SEATTLE — The union for Boeing Co.’s engineers and technical workers is counting ballots Tuesday on a contract offer and whether to authorize a strike.
The vote comes as the company is trying to solve battery problems that have grounded its new 787s.
The Society of Professional Engineering Employees in Aerospace is recommending that members reject the contract offer because it would not provide pensions to new employees. They would have a 401k retirement plan instead. The union calls that unacceptable, but Chicago-based Boeing says the change is important to the company’s future.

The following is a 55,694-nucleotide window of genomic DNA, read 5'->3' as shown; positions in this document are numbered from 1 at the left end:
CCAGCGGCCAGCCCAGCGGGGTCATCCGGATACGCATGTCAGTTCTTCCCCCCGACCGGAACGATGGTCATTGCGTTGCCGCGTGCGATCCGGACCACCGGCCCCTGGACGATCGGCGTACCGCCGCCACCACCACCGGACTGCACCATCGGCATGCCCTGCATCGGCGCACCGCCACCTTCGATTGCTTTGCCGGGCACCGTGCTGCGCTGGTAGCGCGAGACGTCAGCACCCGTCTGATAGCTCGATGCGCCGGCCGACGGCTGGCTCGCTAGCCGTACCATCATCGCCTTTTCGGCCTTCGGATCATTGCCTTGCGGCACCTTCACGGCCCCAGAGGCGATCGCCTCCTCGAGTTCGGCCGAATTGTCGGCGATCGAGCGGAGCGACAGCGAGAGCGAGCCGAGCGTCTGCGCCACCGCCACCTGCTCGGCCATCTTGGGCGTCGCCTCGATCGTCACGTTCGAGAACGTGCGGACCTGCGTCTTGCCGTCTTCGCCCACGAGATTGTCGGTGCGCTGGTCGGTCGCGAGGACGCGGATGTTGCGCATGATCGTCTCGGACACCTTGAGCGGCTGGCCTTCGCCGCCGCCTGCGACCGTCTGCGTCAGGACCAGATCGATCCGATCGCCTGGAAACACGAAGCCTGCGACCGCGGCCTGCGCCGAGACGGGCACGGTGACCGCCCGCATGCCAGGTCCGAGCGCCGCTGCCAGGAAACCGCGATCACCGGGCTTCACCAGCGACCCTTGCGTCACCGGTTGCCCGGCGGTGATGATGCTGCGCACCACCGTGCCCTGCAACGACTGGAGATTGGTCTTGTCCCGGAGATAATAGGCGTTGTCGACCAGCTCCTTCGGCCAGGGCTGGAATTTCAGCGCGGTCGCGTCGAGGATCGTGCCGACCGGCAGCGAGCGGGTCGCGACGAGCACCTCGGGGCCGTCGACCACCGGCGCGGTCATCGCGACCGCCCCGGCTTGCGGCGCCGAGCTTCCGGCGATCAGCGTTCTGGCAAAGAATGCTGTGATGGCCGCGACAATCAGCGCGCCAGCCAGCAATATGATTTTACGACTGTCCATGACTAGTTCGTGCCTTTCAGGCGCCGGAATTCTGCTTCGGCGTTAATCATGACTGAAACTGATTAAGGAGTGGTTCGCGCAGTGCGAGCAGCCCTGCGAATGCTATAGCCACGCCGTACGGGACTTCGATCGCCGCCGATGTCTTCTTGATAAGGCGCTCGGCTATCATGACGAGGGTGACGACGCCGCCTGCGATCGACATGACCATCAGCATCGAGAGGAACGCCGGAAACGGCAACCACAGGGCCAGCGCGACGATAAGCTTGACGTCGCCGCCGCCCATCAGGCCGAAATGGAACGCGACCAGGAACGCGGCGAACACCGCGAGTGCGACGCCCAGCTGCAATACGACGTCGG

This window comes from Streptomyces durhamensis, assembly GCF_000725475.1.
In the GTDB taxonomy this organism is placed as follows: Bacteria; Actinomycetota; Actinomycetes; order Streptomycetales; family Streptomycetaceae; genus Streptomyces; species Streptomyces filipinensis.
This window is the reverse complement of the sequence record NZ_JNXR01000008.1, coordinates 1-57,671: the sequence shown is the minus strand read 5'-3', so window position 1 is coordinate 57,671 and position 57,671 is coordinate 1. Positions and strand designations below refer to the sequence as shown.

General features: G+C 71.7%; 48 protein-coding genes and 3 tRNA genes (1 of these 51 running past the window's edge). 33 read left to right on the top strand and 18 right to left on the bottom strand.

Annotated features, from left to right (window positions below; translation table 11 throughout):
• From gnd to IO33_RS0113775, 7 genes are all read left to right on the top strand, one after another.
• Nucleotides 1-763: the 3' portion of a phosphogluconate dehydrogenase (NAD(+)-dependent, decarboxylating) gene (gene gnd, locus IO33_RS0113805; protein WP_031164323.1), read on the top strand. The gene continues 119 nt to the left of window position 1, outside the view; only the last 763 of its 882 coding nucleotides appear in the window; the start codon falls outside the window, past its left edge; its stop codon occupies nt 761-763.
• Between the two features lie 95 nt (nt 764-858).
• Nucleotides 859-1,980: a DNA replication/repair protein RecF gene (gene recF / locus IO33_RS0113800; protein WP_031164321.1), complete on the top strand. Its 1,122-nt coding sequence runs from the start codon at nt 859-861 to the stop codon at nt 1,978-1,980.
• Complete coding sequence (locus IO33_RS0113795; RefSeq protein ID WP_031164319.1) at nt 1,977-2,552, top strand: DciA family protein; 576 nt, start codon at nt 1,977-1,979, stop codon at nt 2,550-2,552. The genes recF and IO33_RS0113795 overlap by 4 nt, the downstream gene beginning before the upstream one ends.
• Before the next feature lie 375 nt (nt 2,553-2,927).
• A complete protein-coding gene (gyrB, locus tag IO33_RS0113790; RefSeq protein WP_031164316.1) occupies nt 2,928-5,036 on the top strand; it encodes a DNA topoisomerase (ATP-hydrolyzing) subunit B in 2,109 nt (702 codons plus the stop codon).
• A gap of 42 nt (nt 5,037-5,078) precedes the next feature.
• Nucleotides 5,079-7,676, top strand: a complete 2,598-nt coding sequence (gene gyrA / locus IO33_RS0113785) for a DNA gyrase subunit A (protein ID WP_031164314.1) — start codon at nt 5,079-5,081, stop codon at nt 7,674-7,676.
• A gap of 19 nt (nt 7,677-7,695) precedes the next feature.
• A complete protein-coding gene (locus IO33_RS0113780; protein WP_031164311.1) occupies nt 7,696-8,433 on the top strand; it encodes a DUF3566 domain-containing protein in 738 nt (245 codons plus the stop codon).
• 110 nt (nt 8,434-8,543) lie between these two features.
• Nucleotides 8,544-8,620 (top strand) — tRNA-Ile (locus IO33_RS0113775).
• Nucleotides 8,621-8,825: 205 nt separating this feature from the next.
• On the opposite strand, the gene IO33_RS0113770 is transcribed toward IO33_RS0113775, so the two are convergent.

The union represents 23,000 employees, mostly in the Puget Sound region. Negotiations began in April and union members rejected one offer in October. If negotiations fail, the union also wants the authority to call a strike. The previous contract expired in November. SPEEA went on strike for 40 days in 2000.
Union leaders believe a strike would shut down Boeing production lines in Everett, Wash., where its big planes are made, as well as Renton, Wash., where it cranks out more than one of its widely used 737s.
A long strike also likely would affect suppliers, such as Spirit AeroSystems in Wichita.